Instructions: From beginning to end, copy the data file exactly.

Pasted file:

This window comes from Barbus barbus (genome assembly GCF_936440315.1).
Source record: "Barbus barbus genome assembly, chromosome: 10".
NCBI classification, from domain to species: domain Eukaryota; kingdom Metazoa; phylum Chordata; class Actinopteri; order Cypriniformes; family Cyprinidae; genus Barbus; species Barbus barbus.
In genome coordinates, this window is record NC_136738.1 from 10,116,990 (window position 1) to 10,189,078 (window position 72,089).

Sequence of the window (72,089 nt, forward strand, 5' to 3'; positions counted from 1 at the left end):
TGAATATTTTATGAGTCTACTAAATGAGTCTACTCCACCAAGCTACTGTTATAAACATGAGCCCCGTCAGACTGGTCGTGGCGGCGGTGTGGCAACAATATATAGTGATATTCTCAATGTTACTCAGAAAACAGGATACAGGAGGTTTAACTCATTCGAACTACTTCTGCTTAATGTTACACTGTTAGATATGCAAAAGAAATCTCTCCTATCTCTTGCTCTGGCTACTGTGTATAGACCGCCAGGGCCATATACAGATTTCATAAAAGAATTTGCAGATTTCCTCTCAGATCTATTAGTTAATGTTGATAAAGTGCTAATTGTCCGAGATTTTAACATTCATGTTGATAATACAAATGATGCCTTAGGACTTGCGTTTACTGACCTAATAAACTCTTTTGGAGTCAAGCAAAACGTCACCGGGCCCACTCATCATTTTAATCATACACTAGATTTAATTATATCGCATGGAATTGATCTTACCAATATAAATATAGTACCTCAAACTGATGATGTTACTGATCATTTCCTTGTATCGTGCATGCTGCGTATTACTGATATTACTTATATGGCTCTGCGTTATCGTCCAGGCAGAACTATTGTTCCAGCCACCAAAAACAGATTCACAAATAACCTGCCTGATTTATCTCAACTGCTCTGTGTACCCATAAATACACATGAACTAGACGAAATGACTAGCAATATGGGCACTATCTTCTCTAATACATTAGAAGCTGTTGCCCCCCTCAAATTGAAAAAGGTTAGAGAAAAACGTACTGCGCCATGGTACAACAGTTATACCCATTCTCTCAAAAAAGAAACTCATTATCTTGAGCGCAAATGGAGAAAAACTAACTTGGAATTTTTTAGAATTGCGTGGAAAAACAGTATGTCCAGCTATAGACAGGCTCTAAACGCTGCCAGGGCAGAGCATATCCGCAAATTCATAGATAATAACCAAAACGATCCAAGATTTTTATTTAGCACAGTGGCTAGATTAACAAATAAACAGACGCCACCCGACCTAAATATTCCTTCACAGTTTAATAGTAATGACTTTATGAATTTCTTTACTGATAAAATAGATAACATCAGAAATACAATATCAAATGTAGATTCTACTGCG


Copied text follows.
This window comes from Barbus barbus (genome assembly GCF_936440315.1).
Source record: "Barbus barbus genome assembly, chromosome: 10".
NCBI classification, from domain to species: domain Eukaryota; kingdom Metazoa; phylum Chordata; class Actinopteri; order Cypriniformes; family Cyprinidae; genus Barbus; species Barbus barbus.
In genome coordinates, this window is record NC_136738.1 from 10,116,990 (window position 1) to 10,189,078 (window position 72,089).

Sequence of the window (72,089 nt, forward strand, 5' to 3'; positions counted from 1 at the left end):
TGAATATTTTATGAGTCTACTAAATGAGTCTACTCCACCAAGCTACTGTTATAAACATGAGCCCCGTCAGACTGGTCGTGGCGGCGGTGTGGCAACAATATATAGTGATATTCTCAATGTTACTCAGAAAACAGGATACAGGAGGTTTAACTCATTCGAACTACTTCTGCTTAATGTTACACTGTTAGATATGCAAAAGAAATCTCTCCTATCTCTTGCTCTGGCTACTGTGTATAGACCGCCAGGGCCATATACAGATTTCATAAAAGAATTTGCAGATTTCCTCTCAGATCTATTAGTTAATGTTGATAAAGTGCTAATTGTCCGAGATTTTAACATTCATGTTGATAATACAAATGATGCCTTAGGACTTGCGTTTACTGACCTAATAAACTCTTTTGGAGTCAAGCAAAACGTCACCGGGCCCACTCATCATTTTAATCATACACTAGATTTAATTATATCGCATGGAATTGATCTTACCAATATAAATATAGTACCTCAAACTGATGATGTTACTGATCATTTCCTTGTATCGTGCATGCTGCGTATTACTGATATTACTTATATGGCTCTGCGTTATCGTCCAGGCAGAACTATTGTTCCAGCCACCAAAAACAGATTCACAAATAACCTGCCTGATTTATCTCAACTGCTCTGTGTACCCATAAATACACATGAACTAGACGAAATGACTAGCAATATGGGCACTATCTTCTCTAATACATTAGAAGCTGTTGCCCCCCTCAAATTGAAAAAGGTTAGAGAAAAACGTACTGCGCCATGGTACAACAGTTATACCCATTCTCTCAAAAAAGAAACTCATTATCTTGAGCGCAAATGGAGAAAAACTAACTTGGAATTTTTTAGAATTGCGTGGAAAAACAGTATGTCCAGCTATAGACAGGCTCTAAACGCTGCCAGGGCAGAGCATATCCGCAAATTCATAGATAATAACCAAAACGATCCAAGATTTTTATTTAGCACAGTGGCTAGATTAACAAATAAACAGACGCCACCCGACCTAAATATTCCTTCACAGTTTAATAGTAATGACTTTATGAATTTCTTTACTGATAAAATAGATAACATCAGAAATACAATATCAAATGTAGATTCTACTGCG